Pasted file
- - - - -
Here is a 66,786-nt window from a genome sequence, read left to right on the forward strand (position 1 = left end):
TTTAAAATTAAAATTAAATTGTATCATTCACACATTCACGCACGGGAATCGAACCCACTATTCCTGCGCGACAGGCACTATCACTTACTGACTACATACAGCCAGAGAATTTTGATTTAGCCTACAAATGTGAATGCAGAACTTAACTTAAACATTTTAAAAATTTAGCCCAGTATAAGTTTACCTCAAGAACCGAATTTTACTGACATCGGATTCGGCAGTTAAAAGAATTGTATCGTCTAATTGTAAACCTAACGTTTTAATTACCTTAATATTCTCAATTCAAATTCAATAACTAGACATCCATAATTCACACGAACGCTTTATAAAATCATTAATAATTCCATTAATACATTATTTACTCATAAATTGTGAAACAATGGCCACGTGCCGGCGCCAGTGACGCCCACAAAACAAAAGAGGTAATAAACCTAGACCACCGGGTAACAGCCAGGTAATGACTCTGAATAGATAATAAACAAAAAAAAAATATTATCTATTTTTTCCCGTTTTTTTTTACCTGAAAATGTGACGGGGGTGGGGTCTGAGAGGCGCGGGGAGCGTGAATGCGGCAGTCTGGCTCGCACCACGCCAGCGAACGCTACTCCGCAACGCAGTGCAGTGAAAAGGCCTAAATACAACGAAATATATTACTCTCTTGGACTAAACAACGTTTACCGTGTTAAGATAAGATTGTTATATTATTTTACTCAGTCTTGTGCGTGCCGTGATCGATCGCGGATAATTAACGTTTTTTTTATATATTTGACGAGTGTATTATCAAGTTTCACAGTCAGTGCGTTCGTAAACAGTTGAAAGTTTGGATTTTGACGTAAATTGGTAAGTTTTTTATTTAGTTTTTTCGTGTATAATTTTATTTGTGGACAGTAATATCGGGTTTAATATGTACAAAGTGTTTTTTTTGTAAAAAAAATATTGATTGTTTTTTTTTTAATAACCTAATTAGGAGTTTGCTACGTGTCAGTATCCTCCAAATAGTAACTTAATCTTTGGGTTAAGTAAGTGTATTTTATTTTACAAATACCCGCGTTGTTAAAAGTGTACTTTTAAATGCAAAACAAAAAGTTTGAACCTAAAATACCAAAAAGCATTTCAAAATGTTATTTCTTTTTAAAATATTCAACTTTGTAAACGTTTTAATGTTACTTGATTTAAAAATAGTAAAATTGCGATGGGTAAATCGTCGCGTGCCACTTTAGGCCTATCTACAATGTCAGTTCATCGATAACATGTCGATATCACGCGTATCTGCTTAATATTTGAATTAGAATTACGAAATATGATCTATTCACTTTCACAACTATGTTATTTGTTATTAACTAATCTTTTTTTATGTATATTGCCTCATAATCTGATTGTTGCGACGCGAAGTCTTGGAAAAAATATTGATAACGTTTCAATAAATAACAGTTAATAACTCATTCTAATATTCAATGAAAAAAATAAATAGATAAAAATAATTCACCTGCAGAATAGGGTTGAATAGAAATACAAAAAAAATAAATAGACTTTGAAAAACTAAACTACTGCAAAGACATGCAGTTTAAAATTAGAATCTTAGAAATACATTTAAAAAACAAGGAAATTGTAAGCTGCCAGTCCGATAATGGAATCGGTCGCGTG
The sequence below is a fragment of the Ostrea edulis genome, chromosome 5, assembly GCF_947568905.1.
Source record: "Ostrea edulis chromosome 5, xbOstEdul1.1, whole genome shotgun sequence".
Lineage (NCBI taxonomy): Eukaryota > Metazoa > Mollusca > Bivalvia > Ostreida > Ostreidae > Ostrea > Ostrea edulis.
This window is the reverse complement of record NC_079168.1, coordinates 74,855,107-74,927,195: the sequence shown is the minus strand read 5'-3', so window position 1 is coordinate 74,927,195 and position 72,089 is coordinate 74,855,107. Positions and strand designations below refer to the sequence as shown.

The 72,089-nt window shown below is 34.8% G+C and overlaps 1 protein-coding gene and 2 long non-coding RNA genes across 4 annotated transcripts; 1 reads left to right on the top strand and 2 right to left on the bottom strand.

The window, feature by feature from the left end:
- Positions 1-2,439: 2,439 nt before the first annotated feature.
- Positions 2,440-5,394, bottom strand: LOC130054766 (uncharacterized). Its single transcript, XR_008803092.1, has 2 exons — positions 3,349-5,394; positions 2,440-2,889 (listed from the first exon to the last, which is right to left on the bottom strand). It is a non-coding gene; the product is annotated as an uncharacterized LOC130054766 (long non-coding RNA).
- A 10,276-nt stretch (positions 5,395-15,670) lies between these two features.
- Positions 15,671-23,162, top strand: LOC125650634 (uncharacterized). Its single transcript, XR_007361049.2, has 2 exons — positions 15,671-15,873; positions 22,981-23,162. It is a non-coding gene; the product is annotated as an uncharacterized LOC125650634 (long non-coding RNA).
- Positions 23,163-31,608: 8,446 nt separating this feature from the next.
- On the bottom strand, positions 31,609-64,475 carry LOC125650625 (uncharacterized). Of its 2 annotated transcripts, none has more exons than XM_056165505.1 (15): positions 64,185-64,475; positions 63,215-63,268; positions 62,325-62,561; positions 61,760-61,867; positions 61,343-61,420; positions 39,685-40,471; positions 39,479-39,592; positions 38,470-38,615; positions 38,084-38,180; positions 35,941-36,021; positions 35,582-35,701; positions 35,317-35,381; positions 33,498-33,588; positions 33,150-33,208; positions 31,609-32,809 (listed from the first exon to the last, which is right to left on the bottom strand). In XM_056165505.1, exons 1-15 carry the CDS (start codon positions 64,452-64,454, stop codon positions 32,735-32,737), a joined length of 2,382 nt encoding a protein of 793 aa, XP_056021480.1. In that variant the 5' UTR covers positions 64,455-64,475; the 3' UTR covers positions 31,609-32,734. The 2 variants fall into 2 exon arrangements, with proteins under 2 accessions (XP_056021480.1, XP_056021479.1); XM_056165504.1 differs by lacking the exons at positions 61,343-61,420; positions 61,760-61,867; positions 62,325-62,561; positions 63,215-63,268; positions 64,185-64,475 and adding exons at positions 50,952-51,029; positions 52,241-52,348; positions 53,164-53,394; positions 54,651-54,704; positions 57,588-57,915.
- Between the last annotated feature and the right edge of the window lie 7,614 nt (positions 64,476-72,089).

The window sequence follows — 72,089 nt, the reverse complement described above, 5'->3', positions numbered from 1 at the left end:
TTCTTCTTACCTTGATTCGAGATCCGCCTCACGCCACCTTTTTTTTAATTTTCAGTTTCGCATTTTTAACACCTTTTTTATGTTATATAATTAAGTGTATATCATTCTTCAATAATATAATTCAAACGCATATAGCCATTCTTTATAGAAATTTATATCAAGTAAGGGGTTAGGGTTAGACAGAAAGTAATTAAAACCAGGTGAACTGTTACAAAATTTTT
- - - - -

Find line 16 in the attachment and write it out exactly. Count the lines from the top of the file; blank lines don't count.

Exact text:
The window sequence follows — 72,089 nt, the reverse complement described above, 5'->3', positions numbered from 1 at the left end: